The only place and time we can ever be is here and now. No matter where you go, you are always here. No matter what time it is, it is always now. We can never experience anything outside of this constant state of here and now. To judge or cling to the past, or to worry about the future, causes nothing but distractions from what is right here in front of us.

The moment is the only place we can ever find true satisfaction. If we look for happiness in the past or future, we will never find it because the past and future are just illusory concepts of the mind. It would be like chasing a rainbow hoping to find happiness at the end. A rainbow is just an illusory result of weather, it comes and goes.

Being present in the moment seems as if it should be simple, but from the perspective of a Western mind, it can almost seem impossible. The fact is, we are already in the moment. All we really have to do is pay attention to the experience, without becoming attached or resistant to the circumstance, and accept it as temporary. When we get distracted, we just acknowledge that we got distracted, and come back to the experience.

4) Meditation

Meditation is a great way to bring these first three concepts into a form of practice. I have been meditating on and off for the past seven years, and the difference in my state of mind is immensely noticeable when I do and don’t meditate. My personal experiences with meditation have shown me things I could never comprehend apart from the experience.

We have to be aware, that when reaching these higher states of consciousness, they become past experiences that we can easily become attached to. Paradoxically, the act of being attached to these experiences is something that keeps us from them. The best way to go about meditating is to have no expectations.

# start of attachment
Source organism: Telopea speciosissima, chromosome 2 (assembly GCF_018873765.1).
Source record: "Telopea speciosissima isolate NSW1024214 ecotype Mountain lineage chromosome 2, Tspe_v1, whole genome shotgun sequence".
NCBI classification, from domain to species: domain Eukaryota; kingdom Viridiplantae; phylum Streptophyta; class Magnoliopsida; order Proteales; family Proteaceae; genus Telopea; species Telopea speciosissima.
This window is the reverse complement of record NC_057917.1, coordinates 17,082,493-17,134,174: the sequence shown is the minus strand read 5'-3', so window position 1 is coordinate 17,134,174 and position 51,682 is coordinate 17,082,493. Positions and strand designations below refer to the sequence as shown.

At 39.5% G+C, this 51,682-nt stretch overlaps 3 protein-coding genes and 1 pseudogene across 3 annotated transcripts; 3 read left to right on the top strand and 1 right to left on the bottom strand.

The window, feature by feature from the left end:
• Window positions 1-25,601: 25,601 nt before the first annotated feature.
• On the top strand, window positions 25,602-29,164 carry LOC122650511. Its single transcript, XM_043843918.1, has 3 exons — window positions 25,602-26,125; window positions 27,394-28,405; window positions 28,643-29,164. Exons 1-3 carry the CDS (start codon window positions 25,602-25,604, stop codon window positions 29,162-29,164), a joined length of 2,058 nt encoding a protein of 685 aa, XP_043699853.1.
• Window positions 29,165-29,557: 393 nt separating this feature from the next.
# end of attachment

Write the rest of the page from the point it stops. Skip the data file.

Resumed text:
Meditation helps many people in day to day life. It can be compared to tuning your brain like an instrument in order to use it harmoniously. It is not a luxury that is only available to certain groups of people, it can be easily accessed by anyone. There is no need to have any religious or spiritual beliefs in order to practice meditation.

For a beginner, the key to developing a practice is simplicity and consistency. Guided meditations on Youtube or the Headspace app are always great places to begin. Transcendental Meditation and Heartfulness Meditation are also simple techniques great for anyone.

5) Being the Change

If you don’t like what you see in other people, be what you want to see in other people. If you don’t like the circumstance you are in, do what you can in the moment to create the circumstance you would like to see. If there is nothing you can do to change a situation, focus on what you can control. If you can make a positive impact and improve upon the situation, then make a move.Make time for your passions and the people you love. Pursue what makes you happy without attachment to expectations of an end goal. Enjoy the process and see where it leads. Help people however you can, because you will also be helping yourself. Change is inevitable, but our actions have a major influence.

“You must be the change you wish to see in the world.”

-Mahatma Gandhi

Leave a Reply

%d bloggers like this:
search previous next tag category expand menu location phone mail time cart zoom edit close